Saturday, 30 June 2012

The Truimphant March of Socialism?

Mid November 1975. The FNLA offensive on Luanda in the north has been halted. The South African led forces  on the southern front have started to retreat towards Benguela. The MPLA's grip on Luanda becomes more secure as each day goes by. Soviet Anatov transport aircraft fly Cuban troops into Luanda round the clock. The Cubans are supplied with heavy equipment from freighters docked in Luanda's harbour. One of the freighters is 'The Carlotta', the same name that has been given by Fidel Castro to the operation that is sending thousands of Cubans to Africa. Carlotta was a the leader of a slave revolt. For Fidel and the Cuban leadership Angola represents their revolutionary destiny - more slaves came from this part of Africa than anywhere else, many of them were shipped to the Caribbean, now their descendants are coming home to liberate Angola from the Imperialists.

At least that's the official version. The Soviets have swallowed bile and are providing arms and transport to their 'tropical socialist' allies. The MPLA is now trying to secure the approaches to Luanda to the north and south using recently recruited Cuban led troops kitted out with Soviet supplied weapons and transport.

But where is the front? Comrade Farrusco, fighting near Lubango for the MPLA , told Ryszard Kapuscinki:

'In Europe they taught me that a front is trenches and barbed wire, which form a distinct and visible line...on a river, along a road, or from village to village. You can trace it on a map with a the front is everywhere and nowhere...there is too much land and too few people for a front to the front doesn't consist of a line but points, and moving points at that...Every unit is a front, and a potential front. If our unit runs into an enemy unit , those two poteial fronts turn into a real front. A battle occurs.'

'This is a war of ambushes. On any road, at any place, there can be a front.'

'You can travel the whole country and come back alive, or you can die a metre from where you're standing. There are no principles, no methods.'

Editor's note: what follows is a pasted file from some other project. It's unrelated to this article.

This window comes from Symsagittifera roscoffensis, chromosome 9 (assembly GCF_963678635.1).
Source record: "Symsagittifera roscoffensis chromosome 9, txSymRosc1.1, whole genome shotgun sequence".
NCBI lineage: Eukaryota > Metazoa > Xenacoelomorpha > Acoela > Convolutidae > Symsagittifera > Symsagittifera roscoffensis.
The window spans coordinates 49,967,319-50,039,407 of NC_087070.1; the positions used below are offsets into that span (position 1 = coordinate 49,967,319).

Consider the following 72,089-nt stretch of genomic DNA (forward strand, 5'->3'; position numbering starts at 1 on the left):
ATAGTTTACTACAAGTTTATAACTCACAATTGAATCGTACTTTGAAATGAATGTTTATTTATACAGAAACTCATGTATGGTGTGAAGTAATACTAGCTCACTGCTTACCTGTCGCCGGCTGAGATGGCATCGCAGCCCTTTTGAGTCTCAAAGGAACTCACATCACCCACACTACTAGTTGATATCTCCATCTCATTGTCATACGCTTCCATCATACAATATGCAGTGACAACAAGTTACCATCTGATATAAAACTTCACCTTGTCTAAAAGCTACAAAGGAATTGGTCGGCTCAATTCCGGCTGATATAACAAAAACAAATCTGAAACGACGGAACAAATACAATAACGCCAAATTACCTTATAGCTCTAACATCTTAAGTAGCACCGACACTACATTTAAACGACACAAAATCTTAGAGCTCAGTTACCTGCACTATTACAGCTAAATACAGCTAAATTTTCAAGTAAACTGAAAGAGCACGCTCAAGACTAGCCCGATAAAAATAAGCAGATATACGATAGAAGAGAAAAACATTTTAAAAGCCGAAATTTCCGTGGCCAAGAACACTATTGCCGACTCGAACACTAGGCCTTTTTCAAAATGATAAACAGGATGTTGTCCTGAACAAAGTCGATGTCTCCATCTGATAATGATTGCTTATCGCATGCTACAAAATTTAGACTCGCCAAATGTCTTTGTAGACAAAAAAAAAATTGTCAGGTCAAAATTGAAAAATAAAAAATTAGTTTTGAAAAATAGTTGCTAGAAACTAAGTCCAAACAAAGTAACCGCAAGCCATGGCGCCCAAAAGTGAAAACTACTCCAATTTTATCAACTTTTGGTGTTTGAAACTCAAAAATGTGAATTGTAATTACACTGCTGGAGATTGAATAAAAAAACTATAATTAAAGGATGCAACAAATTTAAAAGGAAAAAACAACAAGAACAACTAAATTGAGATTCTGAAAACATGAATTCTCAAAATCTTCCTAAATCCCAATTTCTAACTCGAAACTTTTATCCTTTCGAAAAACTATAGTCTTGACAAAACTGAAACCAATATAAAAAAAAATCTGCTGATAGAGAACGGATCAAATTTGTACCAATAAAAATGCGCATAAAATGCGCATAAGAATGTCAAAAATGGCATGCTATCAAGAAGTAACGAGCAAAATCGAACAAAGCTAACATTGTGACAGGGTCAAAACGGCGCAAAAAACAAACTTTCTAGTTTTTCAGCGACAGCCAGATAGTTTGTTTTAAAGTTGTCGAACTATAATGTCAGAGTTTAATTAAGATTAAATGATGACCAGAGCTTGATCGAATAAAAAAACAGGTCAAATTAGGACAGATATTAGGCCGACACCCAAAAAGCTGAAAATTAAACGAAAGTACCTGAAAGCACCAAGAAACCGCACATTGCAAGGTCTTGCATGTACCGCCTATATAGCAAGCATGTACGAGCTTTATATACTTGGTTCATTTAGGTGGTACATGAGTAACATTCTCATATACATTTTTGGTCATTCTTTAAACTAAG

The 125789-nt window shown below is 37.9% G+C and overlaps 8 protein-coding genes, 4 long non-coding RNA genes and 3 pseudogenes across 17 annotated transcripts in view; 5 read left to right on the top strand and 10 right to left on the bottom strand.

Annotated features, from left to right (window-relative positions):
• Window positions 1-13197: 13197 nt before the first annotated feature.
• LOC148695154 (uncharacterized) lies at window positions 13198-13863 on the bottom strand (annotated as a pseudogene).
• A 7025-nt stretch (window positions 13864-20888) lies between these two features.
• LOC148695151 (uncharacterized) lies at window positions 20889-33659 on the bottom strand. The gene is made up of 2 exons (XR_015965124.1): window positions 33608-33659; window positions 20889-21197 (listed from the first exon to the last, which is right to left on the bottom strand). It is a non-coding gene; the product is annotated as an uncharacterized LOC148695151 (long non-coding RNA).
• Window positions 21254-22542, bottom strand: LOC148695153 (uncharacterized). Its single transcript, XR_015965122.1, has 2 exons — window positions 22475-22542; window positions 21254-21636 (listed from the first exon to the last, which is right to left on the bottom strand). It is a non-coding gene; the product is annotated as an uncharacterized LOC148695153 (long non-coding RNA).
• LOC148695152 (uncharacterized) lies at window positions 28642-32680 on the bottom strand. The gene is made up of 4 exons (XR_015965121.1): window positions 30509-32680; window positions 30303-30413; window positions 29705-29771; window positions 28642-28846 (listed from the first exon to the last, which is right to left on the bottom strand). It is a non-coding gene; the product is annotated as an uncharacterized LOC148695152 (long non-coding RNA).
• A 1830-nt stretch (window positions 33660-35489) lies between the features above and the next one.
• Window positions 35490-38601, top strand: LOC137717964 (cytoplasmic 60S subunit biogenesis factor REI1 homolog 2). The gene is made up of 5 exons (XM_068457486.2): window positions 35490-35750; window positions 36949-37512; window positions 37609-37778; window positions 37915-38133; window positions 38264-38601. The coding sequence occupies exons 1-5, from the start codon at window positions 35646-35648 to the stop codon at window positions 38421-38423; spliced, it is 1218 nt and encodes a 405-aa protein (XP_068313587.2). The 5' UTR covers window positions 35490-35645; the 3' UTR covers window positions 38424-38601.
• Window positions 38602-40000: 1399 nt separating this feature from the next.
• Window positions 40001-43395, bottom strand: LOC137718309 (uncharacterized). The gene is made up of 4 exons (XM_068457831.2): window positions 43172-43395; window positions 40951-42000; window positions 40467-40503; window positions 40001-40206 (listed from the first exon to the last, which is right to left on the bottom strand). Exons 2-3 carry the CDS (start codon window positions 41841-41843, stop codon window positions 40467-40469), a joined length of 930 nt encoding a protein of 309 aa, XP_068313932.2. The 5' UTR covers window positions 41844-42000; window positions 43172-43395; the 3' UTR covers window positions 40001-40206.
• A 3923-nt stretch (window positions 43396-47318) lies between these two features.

'This war is a real mess. Nobody knows just where they stand.'

Jean Langarotti and Kurt Semmler know where they stand. They're holed up in a small township at a crossroads about 100 km east of Luanda. Since the defeat at Caxito and the death of their leader Carlo Shannon, the two mercenaries have been retreating into the interior. Their transport has all broken down or run out of gasoline. They have one Toyota pick up truck that is a runner, and mounts a 50 cal machine gun. The South African Jan Dupree and the Briton Gary Watson, together with two Portuguese, are the only other trained and experienced men they have. There are thirteen Angolans with them, all of them FNLA, poorly trained conscripts. Between them they have a couple each of PK LMGs and RPG 7s, half a dozen G3 rifles, and seven Kalashnikovs.

They know they have to move, and move soon. The trouble is there is a dust cloud on the horizon and that can only mean one thing. The MPLA have caught up with them.

Langorotti softly whistles 'Spanish Harlem' and makes is dispositions.

The battle that followed was fought using an adapted version of Cold War 83 rules by Wessex Games. Full AAR in a couple of days.

Monday, 25 June 2012

Another Day of Life

A busy couple of weeks, both at work and watching the European Football Championships, has meant little progress on our War in Angola project.

The one thing I I have managed to do in relation to 'War for Slow Readers' is some reading however. Specifically, I finished Ryszard Kapuscinski's 'Another Day of Life' whilst flying around the country working. It's a wonderful book, written by a Polish jounalist who was working for the Polish Press Agency in 1975 and was in Angola just before and after the transition from Portuguese colonial rule to the MPLA. That's right, Kapuscinski is an Eastern European reporter writing for a communist government controlled press agency at the exact time that our alternative timeline has been played out.